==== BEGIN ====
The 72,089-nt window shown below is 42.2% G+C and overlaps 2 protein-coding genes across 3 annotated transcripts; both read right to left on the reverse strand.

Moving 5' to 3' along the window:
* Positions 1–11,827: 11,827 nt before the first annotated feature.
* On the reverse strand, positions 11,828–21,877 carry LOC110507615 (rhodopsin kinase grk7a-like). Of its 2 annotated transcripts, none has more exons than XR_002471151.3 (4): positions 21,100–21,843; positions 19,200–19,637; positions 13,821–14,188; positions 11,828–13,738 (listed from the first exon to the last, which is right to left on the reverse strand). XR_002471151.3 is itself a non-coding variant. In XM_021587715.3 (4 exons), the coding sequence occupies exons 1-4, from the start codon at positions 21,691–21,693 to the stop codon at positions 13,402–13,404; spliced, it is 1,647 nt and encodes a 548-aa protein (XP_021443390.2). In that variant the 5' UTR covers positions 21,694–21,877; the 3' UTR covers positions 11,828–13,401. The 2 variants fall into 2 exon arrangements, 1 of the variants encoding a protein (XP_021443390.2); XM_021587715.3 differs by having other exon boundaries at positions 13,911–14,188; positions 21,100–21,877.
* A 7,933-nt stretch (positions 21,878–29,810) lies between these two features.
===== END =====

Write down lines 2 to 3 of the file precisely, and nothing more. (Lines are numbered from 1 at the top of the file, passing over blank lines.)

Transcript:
Moving 5' to 3' along the window:
* Positions 1–11,827: 11,827 nt before the first annotated feature.